Rucka's script works in harmony with the art of Marco Checchetto and Matt Hollingsworth, respectively on pencils and colors. This art team must have impressed the right people at Marvel after their run on Daredevil: The Man Without Fear and I could not be more excited to see what else they have in store for us in this ongoing. Checchetto's pencils are reminiscent of the old covers of pulp novels from the '20s and '30s. Even in a relatively bright area, like the desk at the police station, the faces still loom in shadows. Honestly, such an ultraviolent and blood-spattered book has no business being so damned pretty. In the last scene, the Castle breaks up the celebration of the gang from the opening massacre by cutting the lights to their bar, picking a few of them off one-by-one. Then, when they all start firing, shooting them all except for the leader, leaving him alone in the dark. When the gang leader flips open his lighter, Frank is standing over him. And as the gang leader begs for his life as Castle presses the barrel to his chin, then uncocks the hammer and smiles, leaving him in the bar full of his dead comrades. A fine end to a damn fine comic.

But wait, there's more!

The second story in this plus-sized issue tells us of how Detective Bolt began working with The Punisher, partially as a transcript of an interview conducted by an NYPD detective of then-Officer Walter Bolt. While Bolt hesitantly tells the tale of how he saved a public area of becoming a scene from The French Connection, the images unravel quite a different ball of yarn altogether. As Bolt is going on with his story, we see how Castle stops Bolt -- before he gets himself riddled with holes -- pulls a fire alarm to empty the area of innocent civilians and takes down all but one of the criminals with precision firing. The juxtaposition of the story Bolt tells and the images we see are timed so perfectly and leave us wanting to know how this is going to play out in the coming issues.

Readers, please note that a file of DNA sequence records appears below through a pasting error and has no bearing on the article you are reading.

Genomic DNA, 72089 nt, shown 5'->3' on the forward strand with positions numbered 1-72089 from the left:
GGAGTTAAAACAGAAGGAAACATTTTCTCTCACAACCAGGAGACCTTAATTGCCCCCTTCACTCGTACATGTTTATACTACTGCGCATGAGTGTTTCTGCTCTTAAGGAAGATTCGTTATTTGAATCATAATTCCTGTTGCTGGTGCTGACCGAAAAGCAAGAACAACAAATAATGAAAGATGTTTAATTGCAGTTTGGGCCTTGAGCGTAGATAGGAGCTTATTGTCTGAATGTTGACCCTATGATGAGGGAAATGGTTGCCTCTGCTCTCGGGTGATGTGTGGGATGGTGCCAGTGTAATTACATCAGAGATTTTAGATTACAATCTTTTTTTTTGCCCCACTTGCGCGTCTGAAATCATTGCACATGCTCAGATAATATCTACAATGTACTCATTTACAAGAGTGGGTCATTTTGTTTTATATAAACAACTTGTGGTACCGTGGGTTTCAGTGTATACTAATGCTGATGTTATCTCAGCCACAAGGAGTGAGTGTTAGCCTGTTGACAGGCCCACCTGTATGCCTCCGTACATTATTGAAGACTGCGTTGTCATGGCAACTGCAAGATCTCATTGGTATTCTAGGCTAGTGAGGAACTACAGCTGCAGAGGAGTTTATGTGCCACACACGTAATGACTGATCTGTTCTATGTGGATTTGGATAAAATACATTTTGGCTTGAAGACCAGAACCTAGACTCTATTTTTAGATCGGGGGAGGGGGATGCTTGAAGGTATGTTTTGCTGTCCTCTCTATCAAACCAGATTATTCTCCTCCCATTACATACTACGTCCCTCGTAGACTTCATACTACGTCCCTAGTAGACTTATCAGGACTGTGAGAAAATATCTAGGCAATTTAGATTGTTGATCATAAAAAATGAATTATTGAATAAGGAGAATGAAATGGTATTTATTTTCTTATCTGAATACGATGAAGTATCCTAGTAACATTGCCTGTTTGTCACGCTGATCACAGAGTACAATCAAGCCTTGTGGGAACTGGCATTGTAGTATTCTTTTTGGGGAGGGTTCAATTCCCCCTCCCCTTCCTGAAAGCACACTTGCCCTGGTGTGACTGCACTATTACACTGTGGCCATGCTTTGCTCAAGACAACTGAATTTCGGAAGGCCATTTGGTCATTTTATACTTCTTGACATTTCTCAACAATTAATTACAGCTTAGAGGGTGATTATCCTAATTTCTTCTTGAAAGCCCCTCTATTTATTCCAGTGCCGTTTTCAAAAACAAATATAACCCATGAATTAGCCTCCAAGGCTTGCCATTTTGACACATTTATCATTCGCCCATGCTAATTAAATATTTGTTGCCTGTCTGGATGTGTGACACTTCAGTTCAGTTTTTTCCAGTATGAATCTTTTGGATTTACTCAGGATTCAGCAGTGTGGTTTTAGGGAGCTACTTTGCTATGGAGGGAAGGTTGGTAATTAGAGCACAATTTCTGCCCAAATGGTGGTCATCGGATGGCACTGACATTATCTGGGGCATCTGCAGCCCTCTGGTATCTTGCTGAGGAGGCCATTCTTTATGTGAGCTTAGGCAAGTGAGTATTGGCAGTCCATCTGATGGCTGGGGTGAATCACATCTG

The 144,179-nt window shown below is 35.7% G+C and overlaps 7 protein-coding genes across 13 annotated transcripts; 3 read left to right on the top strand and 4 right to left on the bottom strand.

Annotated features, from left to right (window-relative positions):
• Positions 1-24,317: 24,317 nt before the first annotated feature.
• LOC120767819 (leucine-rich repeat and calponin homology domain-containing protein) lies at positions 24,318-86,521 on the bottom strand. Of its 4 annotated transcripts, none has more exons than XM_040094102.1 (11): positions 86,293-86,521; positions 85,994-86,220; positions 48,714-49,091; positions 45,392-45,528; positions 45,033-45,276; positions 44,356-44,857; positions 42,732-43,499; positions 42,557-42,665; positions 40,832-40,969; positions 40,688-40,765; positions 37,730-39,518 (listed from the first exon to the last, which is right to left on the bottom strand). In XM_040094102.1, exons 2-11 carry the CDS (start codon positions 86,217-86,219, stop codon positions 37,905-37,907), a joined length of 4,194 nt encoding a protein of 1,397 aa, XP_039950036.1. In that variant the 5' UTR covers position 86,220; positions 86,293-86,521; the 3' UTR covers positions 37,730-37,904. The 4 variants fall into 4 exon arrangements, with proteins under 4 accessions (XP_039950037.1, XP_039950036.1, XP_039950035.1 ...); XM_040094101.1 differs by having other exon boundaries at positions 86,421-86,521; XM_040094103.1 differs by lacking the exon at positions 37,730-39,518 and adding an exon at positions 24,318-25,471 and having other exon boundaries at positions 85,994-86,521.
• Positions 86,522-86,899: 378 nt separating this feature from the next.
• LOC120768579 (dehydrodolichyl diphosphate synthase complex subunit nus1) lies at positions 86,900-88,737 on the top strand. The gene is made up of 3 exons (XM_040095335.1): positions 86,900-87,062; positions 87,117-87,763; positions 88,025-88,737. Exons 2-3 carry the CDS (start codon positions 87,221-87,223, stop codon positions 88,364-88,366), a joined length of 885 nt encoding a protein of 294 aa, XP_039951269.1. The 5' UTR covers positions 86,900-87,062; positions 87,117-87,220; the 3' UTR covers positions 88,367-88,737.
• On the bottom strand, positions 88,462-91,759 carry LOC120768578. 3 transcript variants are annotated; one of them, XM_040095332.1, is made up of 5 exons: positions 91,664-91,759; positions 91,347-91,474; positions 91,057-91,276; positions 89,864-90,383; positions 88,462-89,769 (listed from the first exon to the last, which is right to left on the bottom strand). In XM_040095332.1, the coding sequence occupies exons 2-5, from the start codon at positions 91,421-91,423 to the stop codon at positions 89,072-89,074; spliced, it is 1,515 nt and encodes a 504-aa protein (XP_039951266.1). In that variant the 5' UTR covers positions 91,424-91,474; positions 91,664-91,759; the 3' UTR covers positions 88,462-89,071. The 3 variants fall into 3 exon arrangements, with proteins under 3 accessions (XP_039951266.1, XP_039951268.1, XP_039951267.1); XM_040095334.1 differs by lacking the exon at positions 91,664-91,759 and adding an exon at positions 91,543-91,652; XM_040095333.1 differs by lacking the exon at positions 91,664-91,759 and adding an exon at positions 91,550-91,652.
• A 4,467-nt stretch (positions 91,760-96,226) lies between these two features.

Rucka and team started this series off with one helluva bang! I want to know more about these characters that were introduced. I want to know if the Exchange -- the criminal element that brought us this issue's bloody massacre -- will be out for blood. I want to know what Frank is going to do next. While I am certain that there will be some people who do not like this book, or dislike the works of Richard Stark or believe that the 1970s were a stain upon American cinema, I, for one, and happy that these people are not working for Marvel Comics.

Nick Boisson grew up on television, Woody Allen, video games, Hardy Boys mysteries and DC comic books, with the occasional Spider-Man issue thrown in for good measure. He currently roams the rainy streets of Miami, Florida, looking for a nice tie, a woman that gets him, and the windbreaker he lost when he was eight. He sometimes writes things down on Twitter as @nitroslick.